Donna Moughty, shown left with Lisa Louise Cooke, is a professional genealogist and former Regional Manager for Apple Computers. She has been conducting family research for over 20 years. She teaches classes for beginners and lectures on a variety of subjects including Internet, Irish research, and computer topics. In addition, she provides consultations, research assistance, and training. She is a member of Association of Professional Genealogists and the Genealogical Speakers Guild.

Websites mentioned in their conversation:

Donna’s Irish guide series – Discontinued

Preparing for Success in Irish Records Research – Guide #1 (reviewed above): Without the right preparation, researching in Ireland can be frustrating! Before you jump the pond, start your research at home to determine a place in Ireland, as well as details to help differentiate your person from someone of the same name. This research guide will walk you through the process of identifying records in the US to set you up for success in your Irish research.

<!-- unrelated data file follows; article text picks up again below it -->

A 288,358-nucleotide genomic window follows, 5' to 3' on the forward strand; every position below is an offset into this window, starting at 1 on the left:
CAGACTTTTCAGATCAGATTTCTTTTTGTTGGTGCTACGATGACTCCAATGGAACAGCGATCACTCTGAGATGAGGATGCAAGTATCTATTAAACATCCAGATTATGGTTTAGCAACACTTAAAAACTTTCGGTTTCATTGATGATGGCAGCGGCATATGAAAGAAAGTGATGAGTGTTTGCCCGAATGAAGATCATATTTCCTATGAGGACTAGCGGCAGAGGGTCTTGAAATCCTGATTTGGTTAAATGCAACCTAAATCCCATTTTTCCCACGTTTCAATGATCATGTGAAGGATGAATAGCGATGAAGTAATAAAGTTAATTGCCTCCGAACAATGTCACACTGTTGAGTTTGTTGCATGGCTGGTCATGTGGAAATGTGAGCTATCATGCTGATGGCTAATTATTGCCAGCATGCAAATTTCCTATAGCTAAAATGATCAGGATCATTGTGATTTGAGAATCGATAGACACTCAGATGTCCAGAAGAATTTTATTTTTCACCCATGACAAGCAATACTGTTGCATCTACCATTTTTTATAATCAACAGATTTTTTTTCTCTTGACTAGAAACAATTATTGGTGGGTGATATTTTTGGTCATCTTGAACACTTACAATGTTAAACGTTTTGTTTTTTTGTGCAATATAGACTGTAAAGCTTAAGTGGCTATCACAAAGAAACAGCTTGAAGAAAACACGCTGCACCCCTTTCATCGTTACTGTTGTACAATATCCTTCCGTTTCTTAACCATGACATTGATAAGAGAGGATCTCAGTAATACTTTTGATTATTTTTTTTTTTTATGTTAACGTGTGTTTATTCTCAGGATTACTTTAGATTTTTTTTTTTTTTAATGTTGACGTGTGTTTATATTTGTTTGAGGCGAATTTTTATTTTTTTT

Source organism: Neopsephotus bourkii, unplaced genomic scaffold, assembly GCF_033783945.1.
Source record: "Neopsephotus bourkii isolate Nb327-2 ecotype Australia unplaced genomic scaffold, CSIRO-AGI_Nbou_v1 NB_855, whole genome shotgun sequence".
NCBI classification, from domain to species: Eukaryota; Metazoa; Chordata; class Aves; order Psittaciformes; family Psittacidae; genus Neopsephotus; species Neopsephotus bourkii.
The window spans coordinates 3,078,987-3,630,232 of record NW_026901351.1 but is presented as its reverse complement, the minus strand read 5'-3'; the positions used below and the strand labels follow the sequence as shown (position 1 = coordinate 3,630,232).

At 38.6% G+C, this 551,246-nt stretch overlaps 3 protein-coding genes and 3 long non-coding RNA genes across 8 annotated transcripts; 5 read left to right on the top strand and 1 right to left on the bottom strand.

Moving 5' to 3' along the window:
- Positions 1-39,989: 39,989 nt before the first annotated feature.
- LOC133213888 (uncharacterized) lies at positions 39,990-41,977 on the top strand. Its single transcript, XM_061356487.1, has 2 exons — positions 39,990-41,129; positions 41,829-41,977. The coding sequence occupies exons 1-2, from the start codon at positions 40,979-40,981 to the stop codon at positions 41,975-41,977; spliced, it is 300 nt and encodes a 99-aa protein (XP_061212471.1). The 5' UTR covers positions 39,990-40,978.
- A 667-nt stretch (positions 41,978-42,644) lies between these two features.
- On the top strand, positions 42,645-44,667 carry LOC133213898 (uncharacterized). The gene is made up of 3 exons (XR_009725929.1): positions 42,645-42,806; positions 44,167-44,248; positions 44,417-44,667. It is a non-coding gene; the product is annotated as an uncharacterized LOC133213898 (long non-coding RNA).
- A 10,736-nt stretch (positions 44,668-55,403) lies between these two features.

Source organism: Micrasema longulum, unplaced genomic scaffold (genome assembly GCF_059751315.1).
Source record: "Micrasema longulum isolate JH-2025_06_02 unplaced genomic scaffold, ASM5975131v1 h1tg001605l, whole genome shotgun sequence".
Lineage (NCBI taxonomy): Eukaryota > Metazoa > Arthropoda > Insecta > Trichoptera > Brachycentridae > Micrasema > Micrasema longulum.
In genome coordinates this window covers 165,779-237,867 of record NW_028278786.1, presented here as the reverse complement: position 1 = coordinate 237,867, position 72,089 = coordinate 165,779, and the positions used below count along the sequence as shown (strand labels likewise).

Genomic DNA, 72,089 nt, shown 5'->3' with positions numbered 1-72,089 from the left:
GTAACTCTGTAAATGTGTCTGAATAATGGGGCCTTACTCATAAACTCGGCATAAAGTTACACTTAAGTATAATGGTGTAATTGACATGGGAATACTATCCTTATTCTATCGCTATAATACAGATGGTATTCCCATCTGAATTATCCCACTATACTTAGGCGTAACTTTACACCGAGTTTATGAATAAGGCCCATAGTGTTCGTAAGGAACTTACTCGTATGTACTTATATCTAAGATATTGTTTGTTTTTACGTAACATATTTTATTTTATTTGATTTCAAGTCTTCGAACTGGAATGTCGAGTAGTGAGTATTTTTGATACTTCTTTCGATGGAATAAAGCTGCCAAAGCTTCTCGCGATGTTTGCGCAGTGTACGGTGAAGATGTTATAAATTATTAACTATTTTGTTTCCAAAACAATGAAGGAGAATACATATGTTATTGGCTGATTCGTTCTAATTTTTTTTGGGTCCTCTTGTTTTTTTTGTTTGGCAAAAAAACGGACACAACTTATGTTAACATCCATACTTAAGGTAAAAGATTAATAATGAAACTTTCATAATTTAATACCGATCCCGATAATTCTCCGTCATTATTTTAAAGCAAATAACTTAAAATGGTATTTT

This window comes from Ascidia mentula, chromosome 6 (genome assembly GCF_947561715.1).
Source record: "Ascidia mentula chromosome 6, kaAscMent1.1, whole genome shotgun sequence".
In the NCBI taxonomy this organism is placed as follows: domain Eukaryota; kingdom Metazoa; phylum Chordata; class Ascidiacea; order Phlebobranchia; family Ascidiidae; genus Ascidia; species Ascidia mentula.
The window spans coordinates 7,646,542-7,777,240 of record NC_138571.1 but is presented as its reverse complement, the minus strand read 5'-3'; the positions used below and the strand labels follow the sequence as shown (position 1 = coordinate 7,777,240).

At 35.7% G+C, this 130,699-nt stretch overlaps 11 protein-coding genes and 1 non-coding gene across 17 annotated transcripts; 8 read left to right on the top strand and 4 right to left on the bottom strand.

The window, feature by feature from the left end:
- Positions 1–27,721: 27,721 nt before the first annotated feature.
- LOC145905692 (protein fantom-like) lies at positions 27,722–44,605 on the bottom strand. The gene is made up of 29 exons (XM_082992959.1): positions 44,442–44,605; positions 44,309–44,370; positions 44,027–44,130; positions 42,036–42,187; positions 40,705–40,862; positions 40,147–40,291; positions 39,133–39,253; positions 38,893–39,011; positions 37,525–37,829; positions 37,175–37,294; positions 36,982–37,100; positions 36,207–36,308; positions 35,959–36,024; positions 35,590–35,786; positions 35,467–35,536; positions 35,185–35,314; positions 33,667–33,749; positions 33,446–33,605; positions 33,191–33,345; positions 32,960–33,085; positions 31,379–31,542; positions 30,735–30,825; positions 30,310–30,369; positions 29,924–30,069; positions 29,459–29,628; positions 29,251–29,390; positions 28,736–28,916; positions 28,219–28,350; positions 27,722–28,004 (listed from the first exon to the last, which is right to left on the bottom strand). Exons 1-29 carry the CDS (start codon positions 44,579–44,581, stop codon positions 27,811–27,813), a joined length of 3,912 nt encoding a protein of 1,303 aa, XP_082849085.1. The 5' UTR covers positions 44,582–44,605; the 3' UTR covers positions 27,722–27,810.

Irish Civil Registration and Church Records – Guide #2. Civil Registration for all of Ireland began in 1864, with Protestant marriages dating back to 1845. Even if your ancestors left before that date, they likely had relatives that remained in Ireland. Prior to Civil Registration, the only records of births (baptisms), marriages or deaths (burials) are in church records. This Reference Guide will explain how to use the new online Civil Registration records as well as how to identify the surviving church records for your ancestors in Ireland.